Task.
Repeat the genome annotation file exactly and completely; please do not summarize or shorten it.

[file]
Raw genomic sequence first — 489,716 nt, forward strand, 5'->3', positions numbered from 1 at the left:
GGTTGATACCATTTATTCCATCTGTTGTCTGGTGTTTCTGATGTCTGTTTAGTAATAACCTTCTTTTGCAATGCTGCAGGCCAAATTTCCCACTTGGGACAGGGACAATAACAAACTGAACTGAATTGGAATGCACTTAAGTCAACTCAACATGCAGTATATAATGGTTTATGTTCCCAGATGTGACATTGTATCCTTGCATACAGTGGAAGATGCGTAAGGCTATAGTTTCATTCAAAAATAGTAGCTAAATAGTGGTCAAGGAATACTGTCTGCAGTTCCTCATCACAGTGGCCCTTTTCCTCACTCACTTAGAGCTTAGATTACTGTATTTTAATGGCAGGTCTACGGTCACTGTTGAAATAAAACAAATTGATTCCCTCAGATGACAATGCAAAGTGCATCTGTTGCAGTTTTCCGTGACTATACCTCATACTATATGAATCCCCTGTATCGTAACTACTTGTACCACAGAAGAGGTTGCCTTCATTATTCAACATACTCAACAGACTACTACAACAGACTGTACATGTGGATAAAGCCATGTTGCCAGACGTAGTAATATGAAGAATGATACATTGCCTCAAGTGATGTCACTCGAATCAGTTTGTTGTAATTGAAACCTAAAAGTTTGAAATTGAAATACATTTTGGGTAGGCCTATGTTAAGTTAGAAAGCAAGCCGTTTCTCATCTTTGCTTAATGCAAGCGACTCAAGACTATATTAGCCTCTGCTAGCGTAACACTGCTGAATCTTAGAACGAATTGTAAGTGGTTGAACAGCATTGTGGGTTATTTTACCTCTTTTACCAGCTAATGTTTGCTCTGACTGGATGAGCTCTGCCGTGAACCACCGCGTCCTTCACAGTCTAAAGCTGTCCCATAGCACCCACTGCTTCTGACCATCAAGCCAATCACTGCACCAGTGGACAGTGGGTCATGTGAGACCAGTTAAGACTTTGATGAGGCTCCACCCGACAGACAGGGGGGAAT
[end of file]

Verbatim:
Raw genomic sequence first — 489,716 nt, forward strand, 5'->3', positions numbered from 1 at the left:
GGTTGATACCATTTATTCCATCTGTTGTCTGGTGTTTCTGATGTCTGTTTAGTAATAACCTTCTTTTGCAATGCTGCAGGCCAAATTTCCCACTTGGGACAGGGACAATAACAAACTGAACTGAATTGGAATGCACTTAAGTCAACTCAACATGCAGTATATAATGGTTTATGTTCCCAGATGTGACATTGTATCCTTGCATACAGTGGAAGATGCGTAAGGCTATAGTTTCATTCAAAAATAGTAGCTAAATAGTGGTCAAGGAATACTGTCTGCAGTTCCTCATCACAGTGGCCCTTTTCCTCACTCACTTAGAGCTTAGATTACTGTATTTTAATGGCAGGTCTACGGTCACTGTTGAAATAAAACAAATTGATTCCCTCAGATGACAATGCAAAGTGCATCTGTTGCAGTTTTCCGTGACTATACCTCATACTATATGAATCCCCTGTATCGTAACTACTTGTACCACAGAAGAGGTTGCCTTCATTATTCAACATACTCAACAGACTACTACAACAGACTGTACATGTGGATAAAGCCATGTTGCCAGACGTAGTAATATGAAGAATGATACATTGCCTCAAGTGATGTCACTCGAATCAGTTTGTTGTAATTGAAACCTAAAAGTTTGAAATTGAAATACATTTTGGGTAGGCCTATGTTAAGTTAGAAAGCAAGCCGTTTCTCATCTTTGCTTAATGCAAGCGACTCAAGACTATATTAGCCTCTGCTAGCGTAACACTGCTGAATCTTAGAACGAATTGTAAGTGGTTGAACAGCATTGTGGGTTATTTTACCTCTTTTACCAGCTAATGTTTGCTCTGACTGGATGAGCTCTGCCGTGAACCACCGCGTCCTTCACAGTCTAAAGCTGTCCCATAGCACCCACTGCTTCTGACCATCAAGCCAATCACTGCACCAGTGGACAGTGGGTCATGTGAGACCAGTTAAGACTTTGATGAGGCTCCACCCGACAGACAGGGGGGAAT